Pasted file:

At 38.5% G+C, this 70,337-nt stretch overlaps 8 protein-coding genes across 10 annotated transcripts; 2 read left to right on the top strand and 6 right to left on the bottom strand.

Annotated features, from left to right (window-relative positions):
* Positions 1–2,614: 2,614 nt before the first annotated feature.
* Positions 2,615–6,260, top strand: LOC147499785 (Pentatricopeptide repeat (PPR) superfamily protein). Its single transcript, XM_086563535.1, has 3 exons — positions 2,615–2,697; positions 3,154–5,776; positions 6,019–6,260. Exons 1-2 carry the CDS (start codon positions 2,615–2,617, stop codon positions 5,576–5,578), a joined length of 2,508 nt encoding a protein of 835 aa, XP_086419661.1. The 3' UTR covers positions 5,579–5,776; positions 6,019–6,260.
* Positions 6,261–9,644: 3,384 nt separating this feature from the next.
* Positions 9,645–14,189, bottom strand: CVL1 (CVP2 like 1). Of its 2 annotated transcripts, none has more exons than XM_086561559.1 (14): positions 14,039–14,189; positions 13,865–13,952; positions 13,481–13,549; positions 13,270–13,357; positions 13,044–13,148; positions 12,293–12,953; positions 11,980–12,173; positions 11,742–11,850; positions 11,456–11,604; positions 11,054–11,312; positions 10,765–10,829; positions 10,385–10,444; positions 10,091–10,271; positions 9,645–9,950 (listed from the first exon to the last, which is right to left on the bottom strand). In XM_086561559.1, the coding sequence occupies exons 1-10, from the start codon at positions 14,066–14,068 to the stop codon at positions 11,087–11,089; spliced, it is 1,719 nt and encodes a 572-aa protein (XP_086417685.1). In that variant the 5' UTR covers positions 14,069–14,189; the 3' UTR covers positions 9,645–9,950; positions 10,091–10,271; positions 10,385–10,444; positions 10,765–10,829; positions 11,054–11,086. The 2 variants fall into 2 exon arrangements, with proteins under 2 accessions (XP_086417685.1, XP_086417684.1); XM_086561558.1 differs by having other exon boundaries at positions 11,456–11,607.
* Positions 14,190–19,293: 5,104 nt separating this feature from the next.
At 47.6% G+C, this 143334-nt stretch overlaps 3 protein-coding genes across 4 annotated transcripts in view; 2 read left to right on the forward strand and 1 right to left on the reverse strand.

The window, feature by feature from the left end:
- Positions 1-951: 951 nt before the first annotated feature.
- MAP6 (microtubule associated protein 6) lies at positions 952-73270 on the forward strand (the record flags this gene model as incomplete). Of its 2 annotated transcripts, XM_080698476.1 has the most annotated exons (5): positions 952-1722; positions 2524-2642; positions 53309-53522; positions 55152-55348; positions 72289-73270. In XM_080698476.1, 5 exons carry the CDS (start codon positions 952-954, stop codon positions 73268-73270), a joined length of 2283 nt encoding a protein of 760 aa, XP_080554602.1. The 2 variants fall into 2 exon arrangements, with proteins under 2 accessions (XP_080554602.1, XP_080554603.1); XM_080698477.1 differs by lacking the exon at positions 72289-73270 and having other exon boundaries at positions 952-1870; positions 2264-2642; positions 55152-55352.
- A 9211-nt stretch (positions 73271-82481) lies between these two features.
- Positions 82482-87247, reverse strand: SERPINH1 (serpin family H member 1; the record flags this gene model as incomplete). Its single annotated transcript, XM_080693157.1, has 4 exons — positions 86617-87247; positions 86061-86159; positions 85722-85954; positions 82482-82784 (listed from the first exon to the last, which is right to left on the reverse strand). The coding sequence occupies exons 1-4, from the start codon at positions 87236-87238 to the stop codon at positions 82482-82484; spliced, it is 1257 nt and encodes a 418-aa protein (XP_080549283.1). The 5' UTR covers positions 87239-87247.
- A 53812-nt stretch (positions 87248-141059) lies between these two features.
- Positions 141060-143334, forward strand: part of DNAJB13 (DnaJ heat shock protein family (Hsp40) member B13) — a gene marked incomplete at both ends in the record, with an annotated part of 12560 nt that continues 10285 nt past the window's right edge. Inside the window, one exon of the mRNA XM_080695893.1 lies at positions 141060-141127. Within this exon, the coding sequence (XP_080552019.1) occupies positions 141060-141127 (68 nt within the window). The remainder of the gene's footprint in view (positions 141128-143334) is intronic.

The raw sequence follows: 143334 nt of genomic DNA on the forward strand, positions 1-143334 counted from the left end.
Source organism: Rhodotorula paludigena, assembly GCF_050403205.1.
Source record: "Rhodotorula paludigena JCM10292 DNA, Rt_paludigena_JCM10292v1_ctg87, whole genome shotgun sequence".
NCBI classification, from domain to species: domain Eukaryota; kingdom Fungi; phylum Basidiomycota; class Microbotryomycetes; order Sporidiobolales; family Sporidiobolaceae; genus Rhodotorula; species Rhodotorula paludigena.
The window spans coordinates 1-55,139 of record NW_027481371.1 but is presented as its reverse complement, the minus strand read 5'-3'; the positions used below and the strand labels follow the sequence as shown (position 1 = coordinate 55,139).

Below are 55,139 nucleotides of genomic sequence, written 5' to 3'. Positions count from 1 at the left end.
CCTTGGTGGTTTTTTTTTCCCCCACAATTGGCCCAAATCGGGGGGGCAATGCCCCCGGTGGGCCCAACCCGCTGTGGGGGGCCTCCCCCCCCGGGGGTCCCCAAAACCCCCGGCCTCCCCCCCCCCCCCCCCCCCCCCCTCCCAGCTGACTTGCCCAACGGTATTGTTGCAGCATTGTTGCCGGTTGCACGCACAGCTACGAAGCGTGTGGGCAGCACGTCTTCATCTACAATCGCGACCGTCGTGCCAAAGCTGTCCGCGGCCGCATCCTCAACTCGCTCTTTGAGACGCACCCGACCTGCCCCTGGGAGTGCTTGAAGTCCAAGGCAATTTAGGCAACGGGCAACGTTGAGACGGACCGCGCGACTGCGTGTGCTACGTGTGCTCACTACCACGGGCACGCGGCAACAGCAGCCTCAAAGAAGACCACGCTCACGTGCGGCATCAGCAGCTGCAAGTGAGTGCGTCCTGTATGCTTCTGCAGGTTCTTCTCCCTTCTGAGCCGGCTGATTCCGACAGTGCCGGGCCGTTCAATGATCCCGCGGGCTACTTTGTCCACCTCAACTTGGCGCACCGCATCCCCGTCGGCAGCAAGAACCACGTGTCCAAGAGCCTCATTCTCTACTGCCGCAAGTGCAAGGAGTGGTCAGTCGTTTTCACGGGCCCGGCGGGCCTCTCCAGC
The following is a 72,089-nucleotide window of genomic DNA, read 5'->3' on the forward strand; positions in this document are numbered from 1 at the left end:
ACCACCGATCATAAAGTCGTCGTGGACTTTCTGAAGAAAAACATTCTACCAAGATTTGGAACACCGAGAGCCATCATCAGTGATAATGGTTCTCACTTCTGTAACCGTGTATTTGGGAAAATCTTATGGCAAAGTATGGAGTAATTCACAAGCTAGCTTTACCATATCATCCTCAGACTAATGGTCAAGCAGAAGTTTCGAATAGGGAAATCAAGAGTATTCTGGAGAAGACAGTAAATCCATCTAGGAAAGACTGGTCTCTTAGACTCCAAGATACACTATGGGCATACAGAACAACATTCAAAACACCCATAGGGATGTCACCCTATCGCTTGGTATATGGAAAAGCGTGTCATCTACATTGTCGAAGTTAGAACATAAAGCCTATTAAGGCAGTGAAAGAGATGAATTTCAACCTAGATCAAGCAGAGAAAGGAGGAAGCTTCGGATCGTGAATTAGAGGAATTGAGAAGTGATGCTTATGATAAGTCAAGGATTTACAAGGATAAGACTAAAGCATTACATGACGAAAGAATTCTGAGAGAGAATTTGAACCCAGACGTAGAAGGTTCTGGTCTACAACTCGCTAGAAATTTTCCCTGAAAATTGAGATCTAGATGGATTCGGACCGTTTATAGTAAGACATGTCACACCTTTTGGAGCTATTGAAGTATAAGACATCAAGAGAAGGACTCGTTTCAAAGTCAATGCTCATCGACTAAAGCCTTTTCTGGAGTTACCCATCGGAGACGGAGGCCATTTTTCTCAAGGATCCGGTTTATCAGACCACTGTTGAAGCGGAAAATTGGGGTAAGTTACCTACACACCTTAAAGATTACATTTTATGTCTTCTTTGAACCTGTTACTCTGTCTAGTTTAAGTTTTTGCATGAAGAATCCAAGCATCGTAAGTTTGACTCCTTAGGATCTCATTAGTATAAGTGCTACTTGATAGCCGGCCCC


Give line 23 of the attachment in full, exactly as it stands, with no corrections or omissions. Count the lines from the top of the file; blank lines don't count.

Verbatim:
The following is a 72,089-nucleotide window of genomic DNA, read 5'->3' on the forward strand; positions in this document are numbered from 1 at the left end: